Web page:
• who are trans or intersex, because the research was done using information about the sex people were registered with at birth
  • who are pregnant, because only small numbers of pregnant people were included in the research so we cannot be confident about their level of risk
  • who have conditions that meant they would have been advised to shield because, when the research was done, many of these people were shielding at home and so were less likely to catch coronavirus. This means the tool may underestimate the risk for these people
  • who have rare conditions, because there was not enough data available to accurately assess their level of risk 

This tool can not take into account booster vaccines or new variants of coronavirus. Your clinician can explain more about what these limitations may mean for you personally when they discuss your risk assessment with you.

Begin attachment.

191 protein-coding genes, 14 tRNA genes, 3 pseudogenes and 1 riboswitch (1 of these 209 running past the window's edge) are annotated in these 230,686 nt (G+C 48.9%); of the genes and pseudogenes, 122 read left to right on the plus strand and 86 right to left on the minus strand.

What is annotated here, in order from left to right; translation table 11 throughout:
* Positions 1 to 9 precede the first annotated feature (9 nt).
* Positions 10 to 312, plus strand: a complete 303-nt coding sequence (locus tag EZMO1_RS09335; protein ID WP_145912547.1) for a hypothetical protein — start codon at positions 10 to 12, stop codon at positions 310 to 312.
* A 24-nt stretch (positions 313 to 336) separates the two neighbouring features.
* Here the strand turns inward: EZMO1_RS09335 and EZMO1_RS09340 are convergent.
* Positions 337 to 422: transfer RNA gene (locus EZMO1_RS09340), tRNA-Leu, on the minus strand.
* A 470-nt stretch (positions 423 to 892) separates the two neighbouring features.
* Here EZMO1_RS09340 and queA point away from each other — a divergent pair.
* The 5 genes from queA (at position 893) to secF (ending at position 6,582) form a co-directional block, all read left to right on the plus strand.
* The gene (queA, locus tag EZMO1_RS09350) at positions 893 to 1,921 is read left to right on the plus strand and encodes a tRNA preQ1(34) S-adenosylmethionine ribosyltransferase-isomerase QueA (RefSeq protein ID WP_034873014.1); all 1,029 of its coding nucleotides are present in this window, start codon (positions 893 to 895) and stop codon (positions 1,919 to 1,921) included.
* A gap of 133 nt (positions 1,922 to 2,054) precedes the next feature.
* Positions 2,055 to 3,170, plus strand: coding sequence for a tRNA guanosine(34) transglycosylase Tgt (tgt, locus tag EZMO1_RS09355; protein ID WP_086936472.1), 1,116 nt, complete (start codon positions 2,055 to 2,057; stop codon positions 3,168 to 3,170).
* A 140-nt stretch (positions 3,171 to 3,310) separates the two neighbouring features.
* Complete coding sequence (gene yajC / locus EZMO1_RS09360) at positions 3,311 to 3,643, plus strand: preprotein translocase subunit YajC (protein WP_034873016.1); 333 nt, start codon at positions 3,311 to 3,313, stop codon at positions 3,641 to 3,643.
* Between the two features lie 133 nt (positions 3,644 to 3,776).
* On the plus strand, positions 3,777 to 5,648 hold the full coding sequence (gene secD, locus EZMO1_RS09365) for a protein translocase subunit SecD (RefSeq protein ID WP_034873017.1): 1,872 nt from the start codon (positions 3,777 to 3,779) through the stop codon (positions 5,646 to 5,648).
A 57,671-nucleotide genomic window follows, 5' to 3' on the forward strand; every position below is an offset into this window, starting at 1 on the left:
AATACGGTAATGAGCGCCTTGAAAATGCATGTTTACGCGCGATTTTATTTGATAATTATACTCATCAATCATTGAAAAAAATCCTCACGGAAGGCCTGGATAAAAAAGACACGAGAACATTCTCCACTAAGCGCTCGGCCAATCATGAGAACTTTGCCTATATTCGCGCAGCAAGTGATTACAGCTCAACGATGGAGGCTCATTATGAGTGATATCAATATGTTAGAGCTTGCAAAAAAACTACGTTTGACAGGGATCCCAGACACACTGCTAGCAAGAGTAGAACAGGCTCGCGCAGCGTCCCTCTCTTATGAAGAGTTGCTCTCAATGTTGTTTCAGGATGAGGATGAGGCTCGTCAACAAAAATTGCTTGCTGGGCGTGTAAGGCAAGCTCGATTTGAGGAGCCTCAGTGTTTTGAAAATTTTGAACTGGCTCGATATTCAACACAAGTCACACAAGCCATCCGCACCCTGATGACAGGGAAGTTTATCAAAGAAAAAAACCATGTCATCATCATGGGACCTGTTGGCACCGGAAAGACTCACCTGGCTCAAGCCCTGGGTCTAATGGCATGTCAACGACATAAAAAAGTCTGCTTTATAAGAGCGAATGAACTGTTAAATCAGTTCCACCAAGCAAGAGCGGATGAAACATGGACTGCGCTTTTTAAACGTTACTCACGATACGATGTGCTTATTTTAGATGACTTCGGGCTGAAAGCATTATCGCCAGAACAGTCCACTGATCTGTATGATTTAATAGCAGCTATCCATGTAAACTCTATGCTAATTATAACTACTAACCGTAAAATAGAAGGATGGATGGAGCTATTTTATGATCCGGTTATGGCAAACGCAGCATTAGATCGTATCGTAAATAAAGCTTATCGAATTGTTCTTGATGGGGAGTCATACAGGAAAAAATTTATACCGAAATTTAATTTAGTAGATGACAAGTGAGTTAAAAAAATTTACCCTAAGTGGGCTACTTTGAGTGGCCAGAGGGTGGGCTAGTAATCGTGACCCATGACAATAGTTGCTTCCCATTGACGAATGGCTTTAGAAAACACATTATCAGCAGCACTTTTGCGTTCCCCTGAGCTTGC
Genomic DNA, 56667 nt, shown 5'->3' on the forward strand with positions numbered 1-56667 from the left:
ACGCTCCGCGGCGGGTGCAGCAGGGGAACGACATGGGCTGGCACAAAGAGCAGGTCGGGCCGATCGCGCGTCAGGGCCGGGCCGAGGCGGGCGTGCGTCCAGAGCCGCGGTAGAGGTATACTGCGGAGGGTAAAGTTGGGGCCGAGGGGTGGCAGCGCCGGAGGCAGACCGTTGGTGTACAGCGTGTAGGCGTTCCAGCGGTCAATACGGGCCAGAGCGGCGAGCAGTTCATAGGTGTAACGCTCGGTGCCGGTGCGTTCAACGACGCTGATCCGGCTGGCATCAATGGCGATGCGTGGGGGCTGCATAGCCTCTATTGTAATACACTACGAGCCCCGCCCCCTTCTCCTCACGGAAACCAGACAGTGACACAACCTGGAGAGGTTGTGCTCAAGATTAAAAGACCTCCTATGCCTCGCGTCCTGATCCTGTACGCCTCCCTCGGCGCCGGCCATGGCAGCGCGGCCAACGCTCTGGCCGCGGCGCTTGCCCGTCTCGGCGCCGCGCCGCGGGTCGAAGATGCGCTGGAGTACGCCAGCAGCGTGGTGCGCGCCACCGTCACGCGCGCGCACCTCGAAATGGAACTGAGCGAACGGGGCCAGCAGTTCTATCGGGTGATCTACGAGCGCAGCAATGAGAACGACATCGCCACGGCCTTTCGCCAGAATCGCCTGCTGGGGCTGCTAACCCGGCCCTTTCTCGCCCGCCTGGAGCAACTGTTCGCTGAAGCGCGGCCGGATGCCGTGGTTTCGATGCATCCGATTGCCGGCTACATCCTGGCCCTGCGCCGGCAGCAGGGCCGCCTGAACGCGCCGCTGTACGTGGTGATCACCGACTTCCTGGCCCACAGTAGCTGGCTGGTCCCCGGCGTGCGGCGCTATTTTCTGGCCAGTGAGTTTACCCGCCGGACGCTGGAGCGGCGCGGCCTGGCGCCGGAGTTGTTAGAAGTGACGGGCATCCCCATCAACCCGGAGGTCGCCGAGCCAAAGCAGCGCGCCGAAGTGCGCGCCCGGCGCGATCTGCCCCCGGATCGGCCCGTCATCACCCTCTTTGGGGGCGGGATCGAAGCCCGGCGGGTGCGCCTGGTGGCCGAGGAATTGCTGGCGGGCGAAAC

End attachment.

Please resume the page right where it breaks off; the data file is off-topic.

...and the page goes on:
Missing information

If NHS staff do not have a certain piece of information about you and you cannot provide them with the information, the online tool may use a default or replacement value. This might mean that your risk assessment results are higher or lower than they would have been if this information had been available.

For example, if you or your clinician cannot measure your height and weight (used to work out BMI) and this is left blank, the online tool will use a default BMI of 31. Your clinician will explain more about this and how this might change your risk assessment results.


Updates to the tool

Researchers are continuing to learn more about coronavirus as more information becomes available. Over time, the online tool may be updated to reflect this and other changes such as new strains and levels of immunity.

This tool was updated to the newest version of QCOVID® on 25 November 2021. The latest version was based on more up to date data and takes into account vaccination status. 


Health conditions and treatments